Meet the MBA Class of 2022: Gonzalo Roque, Northwestern University (Kellogg)

Gonzalo Roque

Northwestern University, Kellogg School of Management

Optimism in a bottle; always looking to try something new.”

Hometown: Houston, TX; Mexico City, Mexico

Fun Fact About Yourself: I have gone swimming with wild sharks (during the day and night!)

Undergraduate School and Major: Texas A&M University; Industrial Engineering

Most Recent Employer and Job Title: Bain and Company; Consultant

Aside from your classmates, what was the key part of the school’s MBA programming that led you to choose this business school and why was it so important to you? A big deal for me was how inclusive I felt that the Kellogg community would be for my significant other (referred to as a “JV” at Kellogg). Given all of the sacrifices she was making for me to attend school, it was very important to me that she feels welcome and included. From the start, Kellogg really shined in this way– they sent her a letter in my admittance packet, had specific JV programming at “Day at Kellogg” (admit day), and she’s welcome to sit in on classes and join clubs as she wishes. Her being involved and included in the community has made the transition much easier and pleasant for both of us.

What quality best describes your MBA classmates and why? Diverse. During my first month on campus, I have met students from a variety of backgrounds – personally and professionally. I have classmates who have worked at large corporations, start-ups, non-profits, and government organizations. They have played on sports teams or were in the military. It has been super interesting to hear about other people’s experiences in different industries and roles, both in and out of the classroom. Creating connections with peers from the other side of the world has been a really fun experience that will lead to tremendous personal growth.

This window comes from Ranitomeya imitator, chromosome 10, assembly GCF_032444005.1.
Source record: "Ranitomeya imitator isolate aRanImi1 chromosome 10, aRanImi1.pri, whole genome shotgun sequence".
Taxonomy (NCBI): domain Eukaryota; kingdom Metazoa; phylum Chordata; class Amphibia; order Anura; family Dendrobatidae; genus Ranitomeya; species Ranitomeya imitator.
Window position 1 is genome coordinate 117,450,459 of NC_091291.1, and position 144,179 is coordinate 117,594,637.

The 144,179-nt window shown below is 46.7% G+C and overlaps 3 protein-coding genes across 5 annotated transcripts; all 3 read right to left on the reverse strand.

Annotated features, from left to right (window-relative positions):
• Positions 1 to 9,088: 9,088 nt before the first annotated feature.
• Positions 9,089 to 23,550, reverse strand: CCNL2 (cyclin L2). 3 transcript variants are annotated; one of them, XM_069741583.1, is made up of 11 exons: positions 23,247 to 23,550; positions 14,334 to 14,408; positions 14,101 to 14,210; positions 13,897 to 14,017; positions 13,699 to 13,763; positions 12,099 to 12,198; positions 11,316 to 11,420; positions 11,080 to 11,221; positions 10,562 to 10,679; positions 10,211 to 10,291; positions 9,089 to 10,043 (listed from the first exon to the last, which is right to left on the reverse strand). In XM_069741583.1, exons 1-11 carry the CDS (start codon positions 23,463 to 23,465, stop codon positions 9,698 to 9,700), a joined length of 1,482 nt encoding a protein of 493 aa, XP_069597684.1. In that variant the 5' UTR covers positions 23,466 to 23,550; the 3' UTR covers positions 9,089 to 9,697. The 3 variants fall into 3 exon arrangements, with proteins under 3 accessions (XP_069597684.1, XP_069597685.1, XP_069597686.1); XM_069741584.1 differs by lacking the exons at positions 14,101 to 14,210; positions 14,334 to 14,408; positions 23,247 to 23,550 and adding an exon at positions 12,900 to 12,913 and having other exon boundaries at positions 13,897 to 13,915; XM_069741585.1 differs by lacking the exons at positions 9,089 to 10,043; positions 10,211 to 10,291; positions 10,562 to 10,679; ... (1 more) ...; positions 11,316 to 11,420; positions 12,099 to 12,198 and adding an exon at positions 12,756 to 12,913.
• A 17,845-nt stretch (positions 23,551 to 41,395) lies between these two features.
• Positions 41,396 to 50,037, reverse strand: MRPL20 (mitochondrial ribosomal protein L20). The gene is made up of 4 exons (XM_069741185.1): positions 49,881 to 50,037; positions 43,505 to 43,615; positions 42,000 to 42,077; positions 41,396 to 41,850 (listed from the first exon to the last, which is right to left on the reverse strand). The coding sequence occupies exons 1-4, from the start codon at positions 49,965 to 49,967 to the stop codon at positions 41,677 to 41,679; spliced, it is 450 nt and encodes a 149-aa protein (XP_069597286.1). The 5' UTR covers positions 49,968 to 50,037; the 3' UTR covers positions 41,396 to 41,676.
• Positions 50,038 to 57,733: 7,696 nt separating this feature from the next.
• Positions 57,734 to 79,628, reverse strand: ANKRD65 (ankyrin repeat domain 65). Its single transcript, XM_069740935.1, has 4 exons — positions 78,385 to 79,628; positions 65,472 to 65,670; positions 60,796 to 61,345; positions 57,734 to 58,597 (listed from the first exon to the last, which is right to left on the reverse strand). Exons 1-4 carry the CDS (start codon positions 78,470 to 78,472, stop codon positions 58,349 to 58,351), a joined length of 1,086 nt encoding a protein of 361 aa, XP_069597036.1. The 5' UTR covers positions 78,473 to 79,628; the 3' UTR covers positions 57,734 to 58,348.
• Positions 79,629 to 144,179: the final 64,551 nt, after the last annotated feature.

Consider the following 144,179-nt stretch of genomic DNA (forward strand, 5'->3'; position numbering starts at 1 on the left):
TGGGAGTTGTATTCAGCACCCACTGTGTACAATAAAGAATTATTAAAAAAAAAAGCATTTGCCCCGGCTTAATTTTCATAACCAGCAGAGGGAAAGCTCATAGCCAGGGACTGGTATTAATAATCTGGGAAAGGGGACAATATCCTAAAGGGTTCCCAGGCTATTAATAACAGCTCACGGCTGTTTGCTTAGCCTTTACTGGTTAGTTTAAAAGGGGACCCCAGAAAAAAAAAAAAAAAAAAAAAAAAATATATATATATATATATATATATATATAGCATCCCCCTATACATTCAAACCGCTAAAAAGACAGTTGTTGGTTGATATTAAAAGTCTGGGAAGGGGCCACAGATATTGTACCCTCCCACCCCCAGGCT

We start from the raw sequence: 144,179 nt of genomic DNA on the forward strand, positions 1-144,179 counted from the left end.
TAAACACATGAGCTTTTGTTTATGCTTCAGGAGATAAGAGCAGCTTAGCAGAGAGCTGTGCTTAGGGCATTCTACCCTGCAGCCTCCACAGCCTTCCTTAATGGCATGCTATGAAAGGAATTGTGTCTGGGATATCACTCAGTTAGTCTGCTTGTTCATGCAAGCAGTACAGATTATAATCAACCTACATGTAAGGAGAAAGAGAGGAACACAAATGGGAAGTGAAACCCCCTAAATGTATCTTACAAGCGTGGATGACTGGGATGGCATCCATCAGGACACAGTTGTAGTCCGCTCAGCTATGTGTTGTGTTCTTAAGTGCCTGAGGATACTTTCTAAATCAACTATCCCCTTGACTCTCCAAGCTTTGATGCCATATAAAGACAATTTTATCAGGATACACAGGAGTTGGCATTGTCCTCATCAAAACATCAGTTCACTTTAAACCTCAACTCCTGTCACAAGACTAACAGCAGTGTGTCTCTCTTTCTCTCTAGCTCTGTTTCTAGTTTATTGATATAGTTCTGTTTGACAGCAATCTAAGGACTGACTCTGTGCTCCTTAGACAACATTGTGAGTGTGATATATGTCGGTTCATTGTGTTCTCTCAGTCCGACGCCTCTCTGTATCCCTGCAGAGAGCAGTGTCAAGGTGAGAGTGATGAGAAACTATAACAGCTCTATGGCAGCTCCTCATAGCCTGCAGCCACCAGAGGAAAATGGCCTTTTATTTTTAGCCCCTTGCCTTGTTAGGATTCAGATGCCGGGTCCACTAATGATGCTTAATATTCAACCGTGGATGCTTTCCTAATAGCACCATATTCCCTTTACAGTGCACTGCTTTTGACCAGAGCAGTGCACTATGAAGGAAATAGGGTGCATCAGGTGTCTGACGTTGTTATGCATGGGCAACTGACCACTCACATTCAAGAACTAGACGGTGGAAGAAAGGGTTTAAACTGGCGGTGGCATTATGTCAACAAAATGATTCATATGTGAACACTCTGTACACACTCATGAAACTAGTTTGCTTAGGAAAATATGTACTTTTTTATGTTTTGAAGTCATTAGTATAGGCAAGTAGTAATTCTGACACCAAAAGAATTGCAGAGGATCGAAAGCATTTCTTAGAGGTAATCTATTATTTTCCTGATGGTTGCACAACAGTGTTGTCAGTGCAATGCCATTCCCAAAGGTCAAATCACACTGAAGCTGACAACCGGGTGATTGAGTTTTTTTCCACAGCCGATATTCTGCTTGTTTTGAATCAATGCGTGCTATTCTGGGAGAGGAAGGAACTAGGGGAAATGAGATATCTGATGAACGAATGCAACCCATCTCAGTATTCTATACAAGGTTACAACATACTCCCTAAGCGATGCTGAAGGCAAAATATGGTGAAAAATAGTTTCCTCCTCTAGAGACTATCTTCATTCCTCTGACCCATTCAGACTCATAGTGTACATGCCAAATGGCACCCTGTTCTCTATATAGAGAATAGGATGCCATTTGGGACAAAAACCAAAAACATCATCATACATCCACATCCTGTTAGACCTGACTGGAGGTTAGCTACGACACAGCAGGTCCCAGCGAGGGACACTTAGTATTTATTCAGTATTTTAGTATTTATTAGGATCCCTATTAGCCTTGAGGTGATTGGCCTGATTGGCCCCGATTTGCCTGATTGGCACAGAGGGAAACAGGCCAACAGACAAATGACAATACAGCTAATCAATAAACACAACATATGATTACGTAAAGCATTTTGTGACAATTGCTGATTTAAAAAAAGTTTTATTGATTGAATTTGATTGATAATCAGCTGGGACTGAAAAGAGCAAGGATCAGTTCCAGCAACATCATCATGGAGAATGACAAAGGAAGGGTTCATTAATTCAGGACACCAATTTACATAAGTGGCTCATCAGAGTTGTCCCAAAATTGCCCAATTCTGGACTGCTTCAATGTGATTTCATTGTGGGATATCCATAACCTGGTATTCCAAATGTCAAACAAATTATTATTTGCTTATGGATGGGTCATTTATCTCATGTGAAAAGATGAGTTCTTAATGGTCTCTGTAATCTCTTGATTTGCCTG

What club or activity excites you most at this school? Kellogg has a ton of student interest clubs (sports, social impact, etc.), which I’m excited to be a part! I have many different hobbies and have found that Kellogg has a club for almost all of them, which is a great way to meet people with similar interests and develop deeper relationships with a wide range of classmates.

Academically, I’m really interested in “corporate entrepreneurship” … basically helping large, market-leading companies think the way disruptors and innovators do. Kellogg has a few courses in this space, which I think will be very helpful in my work both in consulting and in different industries later down the road.

Kellogg is often described as “team-driven.” In your experience, what is the most important quality of a team member? How do you intend to bring that into Kellogg?  I really value when team members actively listen and are open minded. I feel like the team gets to a much better solution when there is plentiful discussion, and everyone is able to build upon other’s ideas (or challenge them when appropriate). In the classroom, I hope to internalize my classmates’ points during discussions and build upon (or debate) those points, rather than interjecting with a separate “pre-scripted” contribution.

Outside of the classroom, it will mean asking meaningful follow up questions during conversations, making sure my peers feel heard and understood.

Describe your biggest accomplishment in your career so far: At Bain, I worked on a growth strategy project to help a well-known tech company grow their user base and identify a path to triple their revenue. I played a major role in the case, identifying which user groups the client should target, and how – which was both interesting and very challenging. On top of that, I had a really strong relationship with my direct report (and the rest of the Bain and client team), and got an opportunity to sit at the table with the client’s top leaders on multiple occasions. It was a very rewarding experience that led to a big promotion, just a few months after it felt like things weren’t going my way.